Broadway in Chicago shows
Adapted from the novel by Alice Walker, this Broadway musical tracks the journey of Walker’s heroine Celie, poor, black and “ugly” in the early 20th century. Director John Doyle’s production, which won the 2016 Tony Award for best revival of a musical and on which this tour is based, pared down some of the show’s bloat to stirring results.
Auditorium Theatre. July 17–29.
Chicago gets the pre-Broadway tryout of a new musical based on the 1982 movie that starred Dustin Hoffman as an actor who cross-dresses to get cast in a female soap-opera role. Santino Fontana will play the Hoffman role(s) of Michael Dorsey and Dorothy Michaels. The score will be by composer David Yazbek (The Full Monty, The Band’s Visit); Robert Horn is adapting Larry Gelbart and Murray Schisgal’s Oscar-nominated screenplay. Eight-time Tony Award nominee Scott Ellis will direct.
Cadillac Palace Theatre. Sept 11–Oct 14.
This new musical based on Roald Dahl’s confectionary cautionary tale incorporates songs from the Gene Wilder movie (“Pure Imagination,” “I’ve Got a Golden Ticket”) alongside new tunes by the Hairspray team of Scott Wittman and Marc Shaiman. It didn’t find a sweet reception on Broadway, closing in January 2018 after opening to mixed reviews and zero Tony nominations, but it’s touring nonetheless.
Oriental Theatre. Oct 2–21.
This retro star vehicle, a near-perfect delivery mechanism for charismatic comedic divas, came roaring back to Broadway in 2017 trumpeting the long overdue stage return of Bette Midler; Bernadette Peters later took the reins. The revival is now hitting the road with the titular matchmaker played by Tony winner Betty Buckley—a less natural match of diva to role, perhaps, but we’ll say hello in the fall.
Oriental Theatre. Oct 23–Nov 17.
A last gasp of the ’80s Euromegamusical, Miss Saigon opened on Broadway in 1991 and ran for nearly 10 years on its blend of saccharine Orientalism and summer-blockbuster bombast. A 2017 revival came and went more quickly, but that was enough to launch a new national tour.
Cadillac Palace Theatre. Nov 13–Dec 8.
Seven-plus years since its Broadway bow and on its fourth or fifth touring stint in Chicago, this wicked-smart satire from South Park dudes Trey Parker and Matt Stone and double-EGOT guy Robert Lopez has presumably lost some of its ability to surprise. If you go in to The Book of Mormon at this point without some idea of the foul-mouthed, gleefully blasphemous but still sweet-natured ride you’re in for, that’s on you. But the smash-hit show remains worth your time.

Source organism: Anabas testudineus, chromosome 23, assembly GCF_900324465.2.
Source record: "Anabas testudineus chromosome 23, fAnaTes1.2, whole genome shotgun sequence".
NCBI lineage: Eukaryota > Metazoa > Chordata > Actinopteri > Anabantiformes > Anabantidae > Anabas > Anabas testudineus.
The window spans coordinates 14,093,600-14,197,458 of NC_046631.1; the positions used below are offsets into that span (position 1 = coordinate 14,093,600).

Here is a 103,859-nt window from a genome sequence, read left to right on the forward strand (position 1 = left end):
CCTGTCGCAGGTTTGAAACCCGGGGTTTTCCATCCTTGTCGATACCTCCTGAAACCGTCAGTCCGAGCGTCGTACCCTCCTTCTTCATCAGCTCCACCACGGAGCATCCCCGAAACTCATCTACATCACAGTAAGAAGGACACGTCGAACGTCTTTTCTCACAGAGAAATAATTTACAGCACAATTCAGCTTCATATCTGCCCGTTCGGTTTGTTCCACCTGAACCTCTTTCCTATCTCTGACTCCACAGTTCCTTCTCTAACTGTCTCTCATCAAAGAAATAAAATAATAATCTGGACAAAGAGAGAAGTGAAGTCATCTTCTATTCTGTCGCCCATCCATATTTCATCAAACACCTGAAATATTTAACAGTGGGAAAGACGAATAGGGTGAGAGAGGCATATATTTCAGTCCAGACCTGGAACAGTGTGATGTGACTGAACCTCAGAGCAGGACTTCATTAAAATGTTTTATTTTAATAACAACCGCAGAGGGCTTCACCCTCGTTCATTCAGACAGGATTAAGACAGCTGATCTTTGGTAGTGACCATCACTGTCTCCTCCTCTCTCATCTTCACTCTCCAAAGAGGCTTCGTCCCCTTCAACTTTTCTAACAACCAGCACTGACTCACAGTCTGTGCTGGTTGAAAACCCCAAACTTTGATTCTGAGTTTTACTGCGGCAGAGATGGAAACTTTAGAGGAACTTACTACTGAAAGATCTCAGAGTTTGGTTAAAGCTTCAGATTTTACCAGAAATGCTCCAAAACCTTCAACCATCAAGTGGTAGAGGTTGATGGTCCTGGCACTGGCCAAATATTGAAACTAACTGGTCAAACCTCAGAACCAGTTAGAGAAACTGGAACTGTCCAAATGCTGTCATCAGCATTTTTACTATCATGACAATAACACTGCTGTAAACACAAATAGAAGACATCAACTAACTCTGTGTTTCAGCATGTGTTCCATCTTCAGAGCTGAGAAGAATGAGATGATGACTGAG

Oriental Theatre. Nov 20–Dec 2.
This British import, a slapstick farce with the metatheatrical premise that we’re watching amateur actors struggling through a performance in which everything that can go wrong does, gets the relatively rare distinction of a non-musical national tour. Originally staged by an improv troupe in a London pub theater, it will be interesting to see how The Play That Goes Wrong plays in 2,000-seat houses like the Oriental on the road.
Oriental Theatre. Dec 4–16.
A Jewish father tries to find stability in a rapidly changing world in the classic musical by Sheldon Harnick and Jerry Bock, drawn from the stories of Sholem Aleichem. This touring version is based on the well-received 2015 Broadway revival, directed by Bartlett Sher; casting is not yet announced.
Cadillac Palace Theatre. Dec 18–Jan 6.
Based on the bestselling YA series by Rick Riordan about a boy who discovers he’s a wizard demigod, this family-friendly musical by Joe Tracz and Rob Rokicki had a well-received Off Broadway run in 2017. The show will try to bring the thunder again when it launches a national tour with a one-week run in Chicago.
Oriental Theatre. Jan 8–13, 2019.
The Broadway hit and winner of the 2017 Tony Award for Best Musical is a relative rarity these days: a wholly original musical written for the stage, not adapted from another source. But its story would feel right at home on the YA shelves at your favorite bookstore; the show follows a teenager with social anxiety disorder who gets caught up in a snowballing lie that’s magnified by social media. Dear Evan Hansen won six Tonys in all, including awards for book writer Steven Levenson, composers Benj Pasek and Justin Paul and a starmaking lead performance by Ben Platt. Casting for the tour, set to launch in October 2018 in Denver, is yet to be announced.
Oriental Theatre. Feb 12–Mar 10, 2019.